It is impossible to establish a search drill that is suitable for use in all buildings. It is essential, however, for each working party to develop its own drill and follow it. Domestic dwellings should be searched in the following order:

1. Floors and furniture.

2. Walls (including doors, windows, fireplaces, and cupboards).

3. Fittings (including light switches and pictures).

4. Ceilings.

Mark each area or item SAFE as it is cleared. This can be conveniently done by using chalk or a felt-tipped pen.

Use the following techniques and precautions when searching buildings. They can save your life--learn and remember them!

  • Check both sides of a door before opening it. Do this by drilling a hole through the door and using a mirror to check the other side. You can also check or open doors by pulling or blowing the lock and hinges with a small charge.
  • Examine floor coverings for signs of disturbance. The presence of FDs is often indicated by loose floorboards, bulges or tears in carpets, or loose tiles.
  • Use a pulling cable to move furniture and to open cupboard doors and drawers.
  • Check upholstered furniture and beds by remotely dropping a heavy object onto them.
  • Treat every switch with suspicion, since electrical wiring provides a ready-made circuit for booby traps. To explode all the traps connected to the normal power supply, disconnect the power at the fuse board, turn all the switches on, and then reconnect the power. Repeat the procedure with the switch turned off in case the switch has been reversed. Remember, this procedure will not disclose traps that use a battery. Exercise caution when using switches, even if the power is disconnected.
  • Leave doors, windows, cupboards, and drawers open after they have been cleared.
  • Mark all routes, areas, and items that have been cleared.
  • Check plumbing by remotely turning on all water taps and allowing the water to run for at least one minute.
  • Check toilet tanks before flushing.
  • Beware of light-sensitive devices in dark places (closets, cabinets, basements, attics, chimneys).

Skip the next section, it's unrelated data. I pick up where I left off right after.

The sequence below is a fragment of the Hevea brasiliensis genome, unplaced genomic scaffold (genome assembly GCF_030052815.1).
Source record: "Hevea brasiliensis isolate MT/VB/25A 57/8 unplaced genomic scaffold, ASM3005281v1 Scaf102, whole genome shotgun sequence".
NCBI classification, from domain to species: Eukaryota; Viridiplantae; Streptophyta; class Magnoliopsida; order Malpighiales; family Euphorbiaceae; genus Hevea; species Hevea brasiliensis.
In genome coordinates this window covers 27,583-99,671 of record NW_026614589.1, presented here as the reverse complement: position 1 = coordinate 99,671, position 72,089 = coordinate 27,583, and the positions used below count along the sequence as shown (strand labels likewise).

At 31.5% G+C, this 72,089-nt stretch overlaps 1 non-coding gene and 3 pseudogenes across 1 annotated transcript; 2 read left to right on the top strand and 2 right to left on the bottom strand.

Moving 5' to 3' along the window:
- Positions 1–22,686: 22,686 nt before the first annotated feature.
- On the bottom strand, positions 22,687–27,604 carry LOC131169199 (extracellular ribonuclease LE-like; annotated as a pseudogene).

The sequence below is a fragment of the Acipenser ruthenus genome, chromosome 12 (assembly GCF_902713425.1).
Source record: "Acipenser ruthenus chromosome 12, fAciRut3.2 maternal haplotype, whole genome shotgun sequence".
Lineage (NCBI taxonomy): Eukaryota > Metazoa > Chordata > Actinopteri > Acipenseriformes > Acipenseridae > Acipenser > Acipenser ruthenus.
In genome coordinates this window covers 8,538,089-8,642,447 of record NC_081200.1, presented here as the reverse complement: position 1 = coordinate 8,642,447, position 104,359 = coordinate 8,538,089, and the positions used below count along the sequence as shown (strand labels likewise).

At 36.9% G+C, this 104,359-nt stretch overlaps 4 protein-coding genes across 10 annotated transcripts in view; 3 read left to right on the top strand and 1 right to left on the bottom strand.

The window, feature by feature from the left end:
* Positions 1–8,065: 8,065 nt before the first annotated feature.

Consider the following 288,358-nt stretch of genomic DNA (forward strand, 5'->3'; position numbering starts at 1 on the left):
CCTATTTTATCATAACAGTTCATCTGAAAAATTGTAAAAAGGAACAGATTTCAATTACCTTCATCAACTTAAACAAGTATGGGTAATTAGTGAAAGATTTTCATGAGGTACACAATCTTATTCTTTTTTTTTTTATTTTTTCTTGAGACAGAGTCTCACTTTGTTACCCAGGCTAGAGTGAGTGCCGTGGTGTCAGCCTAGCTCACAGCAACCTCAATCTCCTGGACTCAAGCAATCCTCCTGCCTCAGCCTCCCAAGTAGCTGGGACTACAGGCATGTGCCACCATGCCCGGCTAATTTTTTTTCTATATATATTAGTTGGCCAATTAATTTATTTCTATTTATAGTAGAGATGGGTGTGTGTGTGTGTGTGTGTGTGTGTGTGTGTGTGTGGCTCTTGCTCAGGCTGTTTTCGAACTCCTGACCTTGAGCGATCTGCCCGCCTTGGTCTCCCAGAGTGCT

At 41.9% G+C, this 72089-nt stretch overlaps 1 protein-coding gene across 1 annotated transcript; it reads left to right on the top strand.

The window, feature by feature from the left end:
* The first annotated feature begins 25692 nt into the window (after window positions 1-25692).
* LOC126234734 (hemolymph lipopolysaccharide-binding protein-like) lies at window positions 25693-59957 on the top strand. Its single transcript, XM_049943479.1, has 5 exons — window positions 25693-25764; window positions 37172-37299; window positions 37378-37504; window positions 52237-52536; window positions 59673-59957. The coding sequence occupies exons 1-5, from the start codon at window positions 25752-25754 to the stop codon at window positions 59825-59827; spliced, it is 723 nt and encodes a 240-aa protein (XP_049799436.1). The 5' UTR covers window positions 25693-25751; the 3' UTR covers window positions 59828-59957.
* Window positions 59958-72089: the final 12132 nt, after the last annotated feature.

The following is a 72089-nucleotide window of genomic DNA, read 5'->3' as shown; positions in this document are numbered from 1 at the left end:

• Allow at least 30 seconds for an explosion after pulling anything, because there might be a delay fuse.


Clearing by hand is necessary in installations and facilities (fuel dumps, ammunition dumps, electric substations) where an explosion could result in the loss of resources. In other situations, the item's importance or the resulting damage might not be obvious. For example, a small charge placed against the control valves of a dam or against the main cable entering a telephone exchange results in unforeseen damage that can take days to repair. Therefore, you should seek a specialist's advice, if possible, when clearing booby traps in industrial areas and unfamiliar locations.


If an enemy has time to create obstacles, he also has time to set booby traps and lay nuisance mines. The obstacle itself is usually clear of traps to encourage a false sense of security and lead troops into more dangerous areas. Therefore, regard all obstacles as booby-trapped until proven otherwise. The simplest, safest way to deal with movable obstacles is to pull them. Before an obstacle can be pulled, you must first clear the area from which the pull will be made.


When clearing secure areas and time is not a major factor, use specialized clearance equipment as much as possible. The following equipment might be available for use:

  • Cameras. Cameras have a wide range of applications. They can be used with different types of film, such as infrared and ultraviolet, to disclose evidence that is indiscernible to the naked eye. For example, infrared photography reveals differences in the heat emitted by objects and can often disclose recent digging and buried or concealed objects.
  • Explosive detector dogs (EDDs). Although EDDs can detect minute quantities of explosives and the presence of trip wires, they are trained to detect the charge and not the FD. This extremely limits their usefulness in detecting booby traps. They also tend to become confused if the area contains explosive odors other than those emitting from booby traps.
  • Electronic countermeasures. Electronic countermeasures can be used to explode electric booby traps and to prevent remotely controlled, improvised explosive devices from being detonated by radio.